• Boott Cotton Mills Museum with Trolley

    Lowell

    National Historical Park Massachusetts

Lowell National Historical Park’s first Artist in Residence Vassilios “Bill” Giavis Reception, December 7, 2:00pm.

A gentleman with white hair a beige sweater and a cream color shirt look back at us with a smile on his face. To his right, an original painting of his of the first Lowell Folk Festival in 1987.
Vassilios "Bill" Giavis with his painting of the 1987 Lowell Folk Festival
NPS/Phil Lupsiewicz

Subscribe RSS Icon | What is RSS
Date: November 26, 2013
Contact: David Blackburn, 978-970-5055
Contact: Phil Lupsiewicz, 978-275-1705

A reception to showcase the work of Vassilios "Bill" Giavis, Lowell National Historical Parks first Artist In Residence will be held on Saturday, December 7th,2013 from 2:00pm – 4:00pm. The show will run through February 17, 2014 at the Boott Cotton Mills Museum.

Bill Giavis is a native Lowellian and has been painting for over 25 years. Embracing his native city, Bill uses the cityscapes and Lowell to inspire his work. Much of what Mr. Giavis represents through his art connects to Lowell's rich history as an industrial city and the stories, sites, and places preserved by Lowell National Historical Park. The show at the National Park will represent his career as a painter with a selection of oil paintings, water colors, and prints. This show marks the completion of Bill's tenure as Lowell National Historical Park's first artist in residence. Mr. Giavis maintains a studio at the Brush Gallery and Art Studios in downtown Lowell.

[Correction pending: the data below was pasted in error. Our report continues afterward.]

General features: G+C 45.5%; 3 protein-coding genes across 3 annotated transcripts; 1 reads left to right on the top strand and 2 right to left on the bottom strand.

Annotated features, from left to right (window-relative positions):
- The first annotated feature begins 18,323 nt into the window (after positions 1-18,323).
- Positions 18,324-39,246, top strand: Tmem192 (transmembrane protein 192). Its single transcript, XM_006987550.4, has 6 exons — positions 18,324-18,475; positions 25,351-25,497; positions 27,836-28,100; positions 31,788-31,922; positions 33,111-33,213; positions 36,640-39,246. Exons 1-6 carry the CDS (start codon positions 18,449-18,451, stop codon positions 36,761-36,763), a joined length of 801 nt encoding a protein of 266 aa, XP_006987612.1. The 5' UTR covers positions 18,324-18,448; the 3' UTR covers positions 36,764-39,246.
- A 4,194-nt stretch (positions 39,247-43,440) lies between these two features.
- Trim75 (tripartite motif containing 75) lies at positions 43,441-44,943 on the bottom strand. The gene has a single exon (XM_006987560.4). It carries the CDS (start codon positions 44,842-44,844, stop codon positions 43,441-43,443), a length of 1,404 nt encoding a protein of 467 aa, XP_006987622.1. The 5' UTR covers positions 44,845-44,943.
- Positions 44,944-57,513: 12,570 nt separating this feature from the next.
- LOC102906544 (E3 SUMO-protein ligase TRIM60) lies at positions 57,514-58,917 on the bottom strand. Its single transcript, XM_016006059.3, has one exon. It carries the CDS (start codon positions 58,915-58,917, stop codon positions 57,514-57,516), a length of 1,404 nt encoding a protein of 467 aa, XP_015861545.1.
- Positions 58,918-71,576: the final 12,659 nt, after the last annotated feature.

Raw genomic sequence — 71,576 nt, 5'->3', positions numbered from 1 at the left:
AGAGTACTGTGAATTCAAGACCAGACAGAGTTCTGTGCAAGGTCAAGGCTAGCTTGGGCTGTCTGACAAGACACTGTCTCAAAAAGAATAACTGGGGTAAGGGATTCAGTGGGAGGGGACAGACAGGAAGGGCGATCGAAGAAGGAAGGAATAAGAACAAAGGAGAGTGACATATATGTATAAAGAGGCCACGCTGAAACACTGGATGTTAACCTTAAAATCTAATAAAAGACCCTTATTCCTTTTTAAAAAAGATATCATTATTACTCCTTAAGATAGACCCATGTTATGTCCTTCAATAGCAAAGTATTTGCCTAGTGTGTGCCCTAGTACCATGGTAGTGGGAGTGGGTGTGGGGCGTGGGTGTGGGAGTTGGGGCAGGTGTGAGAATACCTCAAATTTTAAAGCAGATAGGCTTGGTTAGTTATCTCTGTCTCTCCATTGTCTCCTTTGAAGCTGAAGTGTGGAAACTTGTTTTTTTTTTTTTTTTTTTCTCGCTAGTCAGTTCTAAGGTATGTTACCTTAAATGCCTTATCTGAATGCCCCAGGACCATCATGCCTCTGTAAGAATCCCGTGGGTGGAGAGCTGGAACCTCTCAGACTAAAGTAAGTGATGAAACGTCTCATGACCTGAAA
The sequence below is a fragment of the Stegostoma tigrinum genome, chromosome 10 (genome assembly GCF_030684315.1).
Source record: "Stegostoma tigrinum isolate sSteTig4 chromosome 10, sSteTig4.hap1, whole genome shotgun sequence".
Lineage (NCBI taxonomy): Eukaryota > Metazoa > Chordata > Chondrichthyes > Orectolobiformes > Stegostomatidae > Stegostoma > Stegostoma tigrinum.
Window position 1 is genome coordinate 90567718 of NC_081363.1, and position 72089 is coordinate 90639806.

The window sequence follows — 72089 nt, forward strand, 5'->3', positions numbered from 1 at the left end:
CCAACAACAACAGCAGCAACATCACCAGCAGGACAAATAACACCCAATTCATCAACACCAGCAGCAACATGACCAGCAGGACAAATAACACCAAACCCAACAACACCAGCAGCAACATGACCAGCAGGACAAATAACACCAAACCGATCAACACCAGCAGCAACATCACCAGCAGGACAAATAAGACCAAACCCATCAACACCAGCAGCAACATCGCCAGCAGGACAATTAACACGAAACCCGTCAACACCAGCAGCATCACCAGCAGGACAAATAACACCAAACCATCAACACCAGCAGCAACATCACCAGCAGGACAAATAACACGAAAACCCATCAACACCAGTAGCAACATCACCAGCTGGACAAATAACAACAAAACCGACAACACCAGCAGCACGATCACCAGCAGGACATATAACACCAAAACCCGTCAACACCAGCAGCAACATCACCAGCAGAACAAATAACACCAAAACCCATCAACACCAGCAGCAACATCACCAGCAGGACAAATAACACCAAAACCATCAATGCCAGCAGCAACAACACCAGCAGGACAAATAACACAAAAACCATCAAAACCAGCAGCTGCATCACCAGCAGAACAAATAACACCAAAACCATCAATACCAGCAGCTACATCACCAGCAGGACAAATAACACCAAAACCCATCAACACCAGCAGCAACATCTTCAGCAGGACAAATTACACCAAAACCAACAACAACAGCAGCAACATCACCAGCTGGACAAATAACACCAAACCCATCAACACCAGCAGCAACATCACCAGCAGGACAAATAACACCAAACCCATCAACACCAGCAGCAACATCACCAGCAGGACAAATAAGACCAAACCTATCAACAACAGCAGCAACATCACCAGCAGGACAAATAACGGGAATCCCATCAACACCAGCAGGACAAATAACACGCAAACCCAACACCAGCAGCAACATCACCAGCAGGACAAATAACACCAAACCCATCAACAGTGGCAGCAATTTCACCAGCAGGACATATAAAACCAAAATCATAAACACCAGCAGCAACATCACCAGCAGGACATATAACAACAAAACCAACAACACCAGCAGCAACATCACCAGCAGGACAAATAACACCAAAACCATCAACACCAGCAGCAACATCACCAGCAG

The reception is free to attend and will be held at the Boott Cotton Mill Museum at 115 John Street in downtown Lowell. The art exhibition in the Boott Reflection Room is free. If you would like to also visit the Museum, there is a fee. Parking is available at the City's Joseph Downes Garage (75 John Street) at the corner of John and French Streets.For information on the event, please contact David Blackburn at (978) 970-5055. For information on Lowell National Historical Park, visit our web site at www/nps.gov/lowe, or call 978-970-5000.

 

Did You Know?

Mile of Mills, Lowell National Historical Park

The Boyden Observatory of Bloemfontein, South Africa owes its existence to Uriah Boyden who left over $200,000 at his death in 1879. Mr. Boyden, an inventor, patented an outward flow turbine. He sold it to the Appleton Mills in Lowell, MA where he worked, home of Lowell National Historical Park.